###[ IP ]###
   version= 4
   ihl= None
   tos= 0x0
   len= None
   id= 1
   flags=
   frag= 0
   ttl= 64
   proto= ip
   chksum= 0x0
   src= 127.0.0.1
   dst= 127.0.0.1
   options= ''

You can edit the parameters’ value in different ways. Either by attributing the value when you assign a protocol to a variable, either by selecting the parameter and assign it a new value:

 >>> myPacket = IP(src="192.168.0.7")
 >>> myPacket.dst="192.168.0.1"
 >>> myPacket.show()
 ###[ IP ]###
   version= 4
   ihl= None
   tos= 0x0
   len= None
   id= 1
   flags=
   frag= 0
   ttl= 64
   proto= ip
   chksum= 0x0
   src= 192.168.0.7
   dst= 192.168.0.1
   options= ''

To print only one parameter’s value, you just need to select it:

 >>> myPacket.src
 '192.168.0.7'

The packets transmit on the network are a stack of multiple protocols with different purposes. For instance, regarding the TCP/IP model, the packet to download a web page is structured like this:

Internet Protocol
Application layer
HTTP
Transport layer
TCP
Internet layer
IP
Data link layer
Ethernet

To stack packets, you just need to use the operator /:

 >>> packet = myPacket/TCP()
 >>> packet.show()
 ###[ IP ]###
   version= 4
   ihl= None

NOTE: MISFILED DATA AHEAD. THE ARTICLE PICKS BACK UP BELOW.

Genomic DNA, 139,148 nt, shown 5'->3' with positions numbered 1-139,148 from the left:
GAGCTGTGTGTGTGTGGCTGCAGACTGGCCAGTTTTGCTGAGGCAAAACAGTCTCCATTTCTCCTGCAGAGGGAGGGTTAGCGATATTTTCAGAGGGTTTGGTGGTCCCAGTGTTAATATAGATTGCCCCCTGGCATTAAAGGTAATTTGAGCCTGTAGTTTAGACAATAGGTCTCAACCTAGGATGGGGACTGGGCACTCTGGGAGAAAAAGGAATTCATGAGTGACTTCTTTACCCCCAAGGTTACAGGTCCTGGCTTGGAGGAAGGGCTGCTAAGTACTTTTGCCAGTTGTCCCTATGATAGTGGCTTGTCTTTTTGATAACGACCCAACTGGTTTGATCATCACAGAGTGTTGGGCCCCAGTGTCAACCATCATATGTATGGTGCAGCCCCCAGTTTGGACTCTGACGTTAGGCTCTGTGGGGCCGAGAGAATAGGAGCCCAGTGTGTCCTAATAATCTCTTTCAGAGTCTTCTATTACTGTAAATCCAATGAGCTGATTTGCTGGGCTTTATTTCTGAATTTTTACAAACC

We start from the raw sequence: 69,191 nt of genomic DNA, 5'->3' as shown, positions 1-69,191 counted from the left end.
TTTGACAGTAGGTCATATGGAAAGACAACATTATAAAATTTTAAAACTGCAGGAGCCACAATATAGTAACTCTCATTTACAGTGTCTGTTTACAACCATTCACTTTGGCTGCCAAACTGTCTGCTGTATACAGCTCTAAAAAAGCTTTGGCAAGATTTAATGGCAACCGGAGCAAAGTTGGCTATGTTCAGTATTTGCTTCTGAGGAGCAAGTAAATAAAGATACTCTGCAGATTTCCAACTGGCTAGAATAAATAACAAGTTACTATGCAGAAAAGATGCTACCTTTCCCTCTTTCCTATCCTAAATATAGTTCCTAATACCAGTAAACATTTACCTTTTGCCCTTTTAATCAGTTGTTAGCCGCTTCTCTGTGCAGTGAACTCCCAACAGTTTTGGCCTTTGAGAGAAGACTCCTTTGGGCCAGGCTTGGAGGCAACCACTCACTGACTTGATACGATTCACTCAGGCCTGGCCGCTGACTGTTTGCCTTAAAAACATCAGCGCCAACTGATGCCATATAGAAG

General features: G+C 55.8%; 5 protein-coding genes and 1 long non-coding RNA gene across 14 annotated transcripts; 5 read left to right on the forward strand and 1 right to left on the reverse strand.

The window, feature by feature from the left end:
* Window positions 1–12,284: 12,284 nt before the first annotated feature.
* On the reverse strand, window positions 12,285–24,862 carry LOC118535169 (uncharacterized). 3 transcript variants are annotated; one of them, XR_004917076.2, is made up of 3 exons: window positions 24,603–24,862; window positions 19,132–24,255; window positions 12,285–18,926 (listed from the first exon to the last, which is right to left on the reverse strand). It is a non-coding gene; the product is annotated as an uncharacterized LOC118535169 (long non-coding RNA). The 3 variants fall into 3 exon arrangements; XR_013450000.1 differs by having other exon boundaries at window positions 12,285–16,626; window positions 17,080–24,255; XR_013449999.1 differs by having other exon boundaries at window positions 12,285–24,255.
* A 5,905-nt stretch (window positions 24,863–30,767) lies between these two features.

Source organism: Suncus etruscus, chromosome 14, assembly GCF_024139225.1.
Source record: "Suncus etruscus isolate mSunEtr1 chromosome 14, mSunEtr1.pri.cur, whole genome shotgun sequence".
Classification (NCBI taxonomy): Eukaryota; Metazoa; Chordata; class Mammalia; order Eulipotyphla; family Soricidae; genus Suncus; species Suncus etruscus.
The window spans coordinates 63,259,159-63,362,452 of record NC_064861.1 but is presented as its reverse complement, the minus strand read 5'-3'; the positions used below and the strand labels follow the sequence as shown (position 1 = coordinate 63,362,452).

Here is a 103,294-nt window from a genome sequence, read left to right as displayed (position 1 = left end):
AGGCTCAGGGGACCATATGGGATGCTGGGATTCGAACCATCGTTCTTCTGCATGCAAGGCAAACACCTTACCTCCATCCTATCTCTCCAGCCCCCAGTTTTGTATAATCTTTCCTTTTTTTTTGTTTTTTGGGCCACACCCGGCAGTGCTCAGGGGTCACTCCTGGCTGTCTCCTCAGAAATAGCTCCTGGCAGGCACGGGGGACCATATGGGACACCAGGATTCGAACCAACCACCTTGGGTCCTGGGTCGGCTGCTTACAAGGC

tos= 0x0
   len= None
   id= 1
   flags=
   frag= 0
   ttl= 64
   proto= tcp
   chksum= 0x0
   src= 192.168.0.7
   dst= 192.168.0.1
   options= ''
 ###[ TCP ]###
      sport= ftp_data
      dport= http
      seq= 0
      ack= 0
      dataofs= None
      reserved= 0
      flags= S
      window= 8192
      chksum= 0x0
      urgptr= 0
      options= {}

Since the variable packet is a stack of an IP and TCP packet, if you want to manipulate TCP parameters you will have select the layer first:

 >>> packet.ttl = 10
 >>> packet[TCP].sport = 1025
 >>> packet.show()
 ###[ IP ]###
  version= 4
  ihl= None
  tos= 0x0
  len= None
  id= 1
  flags=
  frag= 0
  ttl= 10
  ...
 ###[ TCP ]###
     sport= blackjack
     dport= http
     ...

To add a payload to this packet, once again use the operator /

 >>> packet = packet/"GET HTTP/1.1\r\n\r\n"
 >>> packet.show()
 ###[ IP ]###
   version= 4
   ihl= None